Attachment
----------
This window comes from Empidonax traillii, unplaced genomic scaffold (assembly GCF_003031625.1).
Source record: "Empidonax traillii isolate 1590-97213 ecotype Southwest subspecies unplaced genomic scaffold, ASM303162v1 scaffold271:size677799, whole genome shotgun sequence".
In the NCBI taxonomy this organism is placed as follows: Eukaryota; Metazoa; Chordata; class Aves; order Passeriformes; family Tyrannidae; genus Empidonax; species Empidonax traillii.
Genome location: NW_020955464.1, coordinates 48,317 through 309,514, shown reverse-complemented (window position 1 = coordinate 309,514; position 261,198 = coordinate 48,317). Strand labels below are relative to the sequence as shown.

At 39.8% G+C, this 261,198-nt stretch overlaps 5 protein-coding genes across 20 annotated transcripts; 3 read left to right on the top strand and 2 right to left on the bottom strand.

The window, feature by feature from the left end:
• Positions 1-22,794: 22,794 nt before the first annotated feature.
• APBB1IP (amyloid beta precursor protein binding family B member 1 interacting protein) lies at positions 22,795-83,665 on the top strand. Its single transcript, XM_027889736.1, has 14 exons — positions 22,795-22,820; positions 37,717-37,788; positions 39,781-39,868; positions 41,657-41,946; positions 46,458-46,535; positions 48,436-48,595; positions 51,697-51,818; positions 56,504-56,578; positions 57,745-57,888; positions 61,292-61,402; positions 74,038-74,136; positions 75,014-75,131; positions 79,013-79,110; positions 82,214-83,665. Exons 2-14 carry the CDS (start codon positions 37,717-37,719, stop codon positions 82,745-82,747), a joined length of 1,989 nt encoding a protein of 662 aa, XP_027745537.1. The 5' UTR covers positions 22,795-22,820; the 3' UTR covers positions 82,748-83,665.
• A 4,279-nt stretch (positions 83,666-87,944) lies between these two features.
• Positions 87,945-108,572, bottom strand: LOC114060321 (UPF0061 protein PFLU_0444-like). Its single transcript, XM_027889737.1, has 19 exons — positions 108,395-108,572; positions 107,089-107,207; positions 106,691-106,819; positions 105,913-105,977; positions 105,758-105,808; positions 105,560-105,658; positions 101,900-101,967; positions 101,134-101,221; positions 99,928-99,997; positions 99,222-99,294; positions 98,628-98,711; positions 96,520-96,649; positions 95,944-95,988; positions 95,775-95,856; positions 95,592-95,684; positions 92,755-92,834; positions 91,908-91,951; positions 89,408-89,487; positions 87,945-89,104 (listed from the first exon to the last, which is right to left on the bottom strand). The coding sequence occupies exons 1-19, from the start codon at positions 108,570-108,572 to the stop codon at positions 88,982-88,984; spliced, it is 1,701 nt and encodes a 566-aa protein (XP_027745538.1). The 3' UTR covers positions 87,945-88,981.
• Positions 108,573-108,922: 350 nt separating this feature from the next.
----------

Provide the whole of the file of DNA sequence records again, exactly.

This window comes from Empidonax traillii, unplaced genomic scaffold (assembly GCF_003031625.1).
Source record: "Empidonax traillii isolate 1590-97213 ecotype Southwest subspecies unplaced genomic scaffold, ASM303162v1 scaffold271:size677799, whole genome shotgun sequence".
In the NCBI taxonomy this organism is placed as follows: Eukaryota; Metazoa; Chordata; class Aves; order Passeriformes; family Tyrannidae; genus Empidonax; species Empidonax traillii.
Genome location: NW_020955464.1, coordinates 48,317 through 309,514, shown reverse-complemented (window position 1 = coordinate 309,514; position 261,198 = coordinate 48,317). Strand labels below are relative to the sequence as shown.

At 39.8% G+C, this 261,198-nt stretch overlaps 5 protein-coding genes across 20 annotated transcripts; 3 read left to right on the top strand and 2 right to left on the bottom strand.

The window, feature by feature from the left end:
• Positions 1-22,794: 22,794 nt before the first annotated feature.
• APBB1IP (amyloid beta precursor protein binding family B member 1 interacting protein) lies at positions 22,795-83,665 on the top strand. Its single transcript, XM_027889736.1, has 14 exons — positions 22,795-22,820; positions 37,717-37,788; positions 39,781-39,868; positions 41,657-41,946; positions 46,458-46,535; positions 48,436-48,595; positions 51,697-51,818; positions 56,504-56,578; positions 57,745-57,888; positions 61,292-61,402; positions 74,038-74,136; positions 75,014-75,131; positions 79,013-79,110; positions 82,214-83,665. Exons 2-14 carry the CDS (start codon positions 37,717-37,719, stop codon positions 82,745-82,747), a joined length of 1,989 nt encoding a protein of 662 aa, XP_027745537.1. The 5' UTR covers positions 22,795-22,820; the 3' UTR covers positions 82,748-83,665.
• A 4,279-nt stretch (positions 83,666-87,944) lies between these two features.
• Positions 87,945-108,572, bottom strand: LOC114060321 (UPF0061 protein PFLU_0444-like). Its single transcript, XM_027889737.1, has 19 exons — positions 108,395-108,572; positions 107,089-107,207; positions 106,691-106,819; positions 105,913-105,977; positions 105,758-105,808; positions 105,560-105,658; positions 101,900-101,967; positions 101,134-101,221; positions 99,928-99,997; positions 99,222-99,294; positions 98,628-98,711; positions 96,520-96,649; positions 95,944-95,988; positions 95,775-95,856; positions 95,592-95,684; positions 92,755-92,834; positions 91,908-91,951; positions 89,408-89,487; positions 87,945-89,104 (listed from the first exon to the last, which is right to left on the bottom strand). The coding sequence occupies exons 1-19, from the start codon at positions 108,570-108,572 to the stop codon at positions 88,982-88,984; spliced, it is 1,701 nt and encodes a 566-aa protein (XP_027745538.1). The 3' UTR covers positions 87,945-88,981.
• Positions 108,573-108,922: 350 nt separating this feature from the next.